Expression of α7nAChR in polarized macrophages
The α7nAChR has been shown to be expressed in both human monocyte‐derived macrophages (Wang et al. 2003) and murine peritoneal and alveolar macrophages (De Simone et al. 2005; Kawashima et al. 2007; Su et al. 2007). To examine the expression of α7nAChR in polarized BMDMs, we collected total RNA from α7+/+ and α7−/− M1‐ and M2‐polarized BMDMs to perform PCR for α7nAChR. PCR using primers specific for the α7nAChR subunit showed amplicons of the expected size in both α7+/+ M1 and M2 macrophages, which were absent in the α7−/− BMDMs (Fig. 2A). The identity of the 157 bp amplicon was confirmed by the direct sequencing of the excised band (not shown). Furthermore, we performed qRT‐PCR to examine relative expression levels between the two macrophage populations. There was no significant difference in α7nAChR transcript levels between α7+/+ M1 and M2 macrophages (Fig. 2B).
Nicotinic receptor stimulation activates survival signaling pathways in polarized BMDMs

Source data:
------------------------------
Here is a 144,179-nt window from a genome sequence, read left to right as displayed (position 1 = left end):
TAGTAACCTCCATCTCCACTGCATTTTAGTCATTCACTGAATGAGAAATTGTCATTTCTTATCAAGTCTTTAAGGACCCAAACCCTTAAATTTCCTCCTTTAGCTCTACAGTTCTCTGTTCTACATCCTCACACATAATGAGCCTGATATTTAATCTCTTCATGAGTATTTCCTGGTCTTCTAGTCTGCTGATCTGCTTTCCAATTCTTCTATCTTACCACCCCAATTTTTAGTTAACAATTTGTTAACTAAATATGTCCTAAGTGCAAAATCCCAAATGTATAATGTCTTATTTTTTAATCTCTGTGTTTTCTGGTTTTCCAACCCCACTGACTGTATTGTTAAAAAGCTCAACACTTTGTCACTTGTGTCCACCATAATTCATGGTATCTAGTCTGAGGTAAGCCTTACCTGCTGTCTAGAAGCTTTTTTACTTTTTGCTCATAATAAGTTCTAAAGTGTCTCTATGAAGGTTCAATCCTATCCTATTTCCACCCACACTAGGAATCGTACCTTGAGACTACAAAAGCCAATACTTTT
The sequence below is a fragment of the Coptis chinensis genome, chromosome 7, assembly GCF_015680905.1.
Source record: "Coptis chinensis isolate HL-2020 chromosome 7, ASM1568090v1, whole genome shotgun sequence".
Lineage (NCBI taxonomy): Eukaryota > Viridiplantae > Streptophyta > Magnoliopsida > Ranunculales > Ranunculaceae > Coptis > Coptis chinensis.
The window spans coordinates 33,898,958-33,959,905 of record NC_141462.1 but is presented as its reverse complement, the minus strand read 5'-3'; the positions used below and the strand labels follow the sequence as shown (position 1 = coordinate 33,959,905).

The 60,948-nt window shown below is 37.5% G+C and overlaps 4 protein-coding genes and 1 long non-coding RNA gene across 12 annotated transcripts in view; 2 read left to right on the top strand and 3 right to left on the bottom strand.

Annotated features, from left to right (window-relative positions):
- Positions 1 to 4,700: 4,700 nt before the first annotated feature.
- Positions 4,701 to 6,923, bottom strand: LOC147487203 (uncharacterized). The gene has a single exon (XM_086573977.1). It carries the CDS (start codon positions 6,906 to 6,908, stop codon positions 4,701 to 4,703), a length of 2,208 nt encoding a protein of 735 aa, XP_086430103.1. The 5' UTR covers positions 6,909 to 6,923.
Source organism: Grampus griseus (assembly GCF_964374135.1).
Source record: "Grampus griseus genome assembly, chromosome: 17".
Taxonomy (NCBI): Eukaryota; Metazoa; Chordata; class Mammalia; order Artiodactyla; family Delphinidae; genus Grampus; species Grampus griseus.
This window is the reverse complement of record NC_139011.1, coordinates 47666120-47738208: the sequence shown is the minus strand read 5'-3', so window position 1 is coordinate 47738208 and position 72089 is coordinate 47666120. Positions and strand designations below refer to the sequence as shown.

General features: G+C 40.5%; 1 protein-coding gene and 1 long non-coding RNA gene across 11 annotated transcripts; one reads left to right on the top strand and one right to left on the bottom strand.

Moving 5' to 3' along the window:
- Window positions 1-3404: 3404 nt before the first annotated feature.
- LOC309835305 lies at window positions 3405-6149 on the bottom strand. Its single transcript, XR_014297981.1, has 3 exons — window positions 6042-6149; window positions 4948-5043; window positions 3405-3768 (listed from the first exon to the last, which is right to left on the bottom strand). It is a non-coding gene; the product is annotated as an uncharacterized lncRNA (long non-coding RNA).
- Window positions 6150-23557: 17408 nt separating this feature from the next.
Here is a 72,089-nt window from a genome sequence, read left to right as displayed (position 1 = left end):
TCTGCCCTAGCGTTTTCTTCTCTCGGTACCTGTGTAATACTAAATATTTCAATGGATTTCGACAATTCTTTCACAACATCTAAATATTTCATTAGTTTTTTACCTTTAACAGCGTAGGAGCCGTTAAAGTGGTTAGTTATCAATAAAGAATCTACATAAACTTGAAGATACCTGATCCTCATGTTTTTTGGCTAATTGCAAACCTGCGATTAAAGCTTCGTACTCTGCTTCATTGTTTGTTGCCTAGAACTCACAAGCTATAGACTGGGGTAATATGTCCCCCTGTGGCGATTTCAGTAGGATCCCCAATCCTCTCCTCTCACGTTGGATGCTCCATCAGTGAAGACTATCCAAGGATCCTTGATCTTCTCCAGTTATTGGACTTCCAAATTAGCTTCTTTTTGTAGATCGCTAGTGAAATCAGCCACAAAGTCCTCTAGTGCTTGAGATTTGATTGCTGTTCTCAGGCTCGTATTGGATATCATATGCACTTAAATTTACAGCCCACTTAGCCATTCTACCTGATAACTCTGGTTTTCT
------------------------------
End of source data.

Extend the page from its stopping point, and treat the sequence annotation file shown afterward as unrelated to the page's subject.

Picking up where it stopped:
We and others have previously shown that stimulation of α7nAChRs in cells other than macrophages results in activation of survival signaling pathways including ERK1/2 MAPK, p38MAPK, AKT, and STAT3 (Gubbins et al. 2010; Smedlund et al. 2011). Using polarized α7+/+ and α7−/− BMDMs, we examined if activation of survival signaling occurs following nAChR stimulation. When M1 and M2 α7+/+ macrophages were treated with nicotine (10 μmol/L), a nonspecific agonist for all nAChRs, we observed a rapid and transient phosphorylation of ERK1/2 and p38MAPK, as indicated by the extent of phosphorylation of Thr202/Tyr204 (ERK1), Thr185/Tyr187 (ERK2), and Thr180/Tyr182 (p38MAPK), respectively, without significant changes in total levels of ERK1/2 and p38MAPK (Fig. 3). Under these conditions, the phosphorylation status of AKT was not significantly altered (not shown). Similarly, nicotine treatment also resulted in rapid phosphorylation of STAT3 (Tyr705; Fig. 4). When compared with the corresponding basal levels, nicotine‐induced STAT3 phosphorylation was more robust and sustained in M2 than in M1 BMDMs (2.58 ± 0.25 vs. 1.25 ± 0.08, fold induction over control for M2 and M1, respectively, P = 0.003, n = 4). Interestingly, STAT3 phosphorylation was reduced (~40% at 5–10 min) by α‐bungarotoxin (100 nmol//L, Fig. 4C and D), an antagonist of α1, α7, and α9nAChRs (Bray et al. 2005; Albuquerque et al. 2009); of importance; by means of RT‐PCR, we did not detect expression of α1 or α9nAChRs in BMDMs (data not shown; and see Discussion). Also, the magnitude of STAT3 phosphorylation was reduced and less sustained in α7−/− BMDMs (Fig. 4E and F). Altogether, these results suggest that nicotinic stimulation of STAT3 phosphorylation was contributed, to a significant extent, by α7nAChR. Nicotine‐dependent regulation of ERK1/2 and p38MAPK was not affected by α‐bungarotoxin or α7nAChR deficiency (not shown), suggesting that in polarized BMDMs nicotinic activation of these pathways may involve receptors other than α7nAChR (and see Discussion). Previous studies have shown that phosphorylation of STAT3 subsequent to nAChR stimulation is regulated by the Janus kinase 2 (JAK2; de Jonge et al. 2005). To examine if this was the case in polarized BMDMs, we pretreated M1 and M2 macrophages with the JAK2 inhibitor AG‐490 prior to nicotine treatment. Inhibition of JAK2 abrogated nicotine‐induced STAT3 phosphorylation suggesting that nicotinic receptor stimulation activates STAT3 in a JAK2‐dependent manner (Fig. 4G and H).